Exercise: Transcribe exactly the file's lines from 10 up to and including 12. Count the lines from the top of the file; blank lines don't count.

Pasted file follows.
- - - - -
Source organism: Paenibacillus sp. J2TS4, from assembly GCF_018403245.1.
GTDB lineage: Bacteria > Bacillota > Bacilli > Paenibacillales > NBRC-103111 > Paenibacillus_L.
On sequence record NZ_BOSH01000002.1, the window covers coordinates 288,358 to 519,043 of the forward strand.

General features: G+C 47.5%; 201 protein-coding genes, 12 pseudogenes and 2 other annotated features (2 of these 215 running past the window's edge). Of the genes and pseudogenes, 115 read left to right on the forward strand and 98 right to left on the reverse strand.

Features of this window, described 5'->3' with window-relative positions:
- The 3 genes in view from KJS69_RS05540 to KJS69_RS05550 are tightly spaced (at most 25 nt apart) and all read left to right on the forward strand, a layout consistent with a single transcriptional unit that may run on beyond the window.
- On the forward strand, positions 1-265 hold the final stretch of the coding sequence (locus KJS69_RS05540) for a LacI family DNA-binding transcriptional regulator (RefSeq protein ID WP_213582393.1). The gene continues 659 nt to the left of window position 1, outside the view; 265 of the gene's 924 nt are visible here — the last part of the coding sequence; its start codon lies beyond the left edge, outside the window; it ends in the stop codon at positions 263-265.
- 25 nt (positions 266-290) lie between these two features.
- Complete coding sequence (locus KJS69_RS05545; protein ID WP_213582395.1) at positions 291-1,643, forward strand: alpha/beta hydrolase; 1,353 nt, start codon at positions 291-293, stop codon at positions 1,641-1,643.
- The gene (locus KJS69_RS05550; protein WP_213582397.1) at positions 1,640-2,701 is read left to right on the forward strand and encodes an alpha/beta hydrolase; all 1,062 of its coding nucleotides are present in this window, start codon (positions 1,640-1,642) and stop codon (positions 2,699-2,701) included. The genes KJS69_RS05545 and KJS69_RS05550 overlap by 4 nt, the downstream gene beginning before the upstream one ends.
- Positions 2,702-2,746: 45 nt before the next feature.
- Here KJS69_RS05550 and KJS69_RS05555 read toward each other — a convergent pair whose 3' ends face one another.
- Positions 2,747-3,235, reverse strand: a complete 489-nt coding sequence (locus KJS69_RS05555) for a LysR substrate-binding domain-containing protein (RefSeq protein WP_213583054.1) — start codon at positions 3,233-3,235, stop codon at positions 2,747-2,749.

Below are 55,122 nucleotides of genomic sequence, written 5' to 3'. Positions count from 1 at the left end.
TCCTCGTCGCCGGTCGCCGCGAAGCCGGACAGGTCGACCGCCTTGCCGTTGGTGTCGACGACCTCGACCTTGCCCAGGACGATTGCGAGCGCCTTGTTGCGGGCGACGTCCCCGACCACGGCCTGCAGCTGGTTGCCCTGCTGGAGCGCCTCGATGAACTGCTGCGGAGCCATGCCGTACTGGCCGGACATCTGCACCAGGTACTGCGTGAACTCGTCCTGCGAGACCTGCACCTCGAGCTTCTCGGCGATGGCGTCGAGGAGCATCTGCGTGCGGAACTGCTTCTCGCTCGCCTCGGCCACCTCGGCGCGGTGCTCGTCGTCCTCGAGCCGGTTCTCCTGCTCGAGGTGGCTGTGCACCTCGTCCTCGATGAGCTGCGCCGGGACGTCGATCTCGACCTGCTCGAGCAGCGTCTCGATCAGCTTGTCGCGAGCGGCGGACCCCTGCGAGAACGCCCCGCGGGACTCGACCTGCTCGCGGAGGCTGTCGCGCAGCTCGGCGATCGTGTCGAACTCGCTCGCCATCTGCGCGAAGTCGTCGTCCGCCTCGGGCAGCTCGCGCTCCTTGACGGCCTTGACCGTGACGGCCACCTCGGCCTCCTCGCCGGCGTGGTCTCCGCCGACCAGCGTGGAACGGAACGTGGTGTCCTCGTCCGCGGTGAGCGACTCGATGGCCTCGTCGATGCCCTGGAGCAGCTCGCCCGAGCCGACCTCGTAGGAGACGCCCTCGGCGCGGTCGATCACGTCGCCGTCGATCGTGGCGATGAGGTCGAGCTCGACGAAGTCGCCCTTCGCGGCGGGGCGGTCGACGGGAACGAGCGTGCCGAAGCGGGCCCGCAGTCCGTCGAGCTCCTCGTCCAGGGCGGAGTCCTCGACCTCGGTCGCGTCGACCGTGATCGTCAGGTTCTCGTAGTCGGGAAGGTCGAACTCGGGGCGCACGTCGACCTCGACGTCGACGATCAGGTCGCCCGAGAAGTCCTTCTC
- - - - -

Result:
- The gene (locus KJS69_RS05550; protein WP_213582397.1) at positions 1,640-2,701 is read left to right on the forward strand and encodes an alpha/beta hydrolase; all 1,062 of its coding nucleotides are present in this window, start codon (positions 1,640-1,642) and stop codon (positions 2,699-2,701) included. The genes KJS69_RS05545 and KJS69_RS05550 overlap by 4 nt, the downstream gene beginning before the upstream one ends.
- Positions 2,702-2,746: 45 nt before the next feature.
- Here KJS69_RS05550 and KJS69_RS05555 read toward each other — a convergent pair whose 3' ends face one another.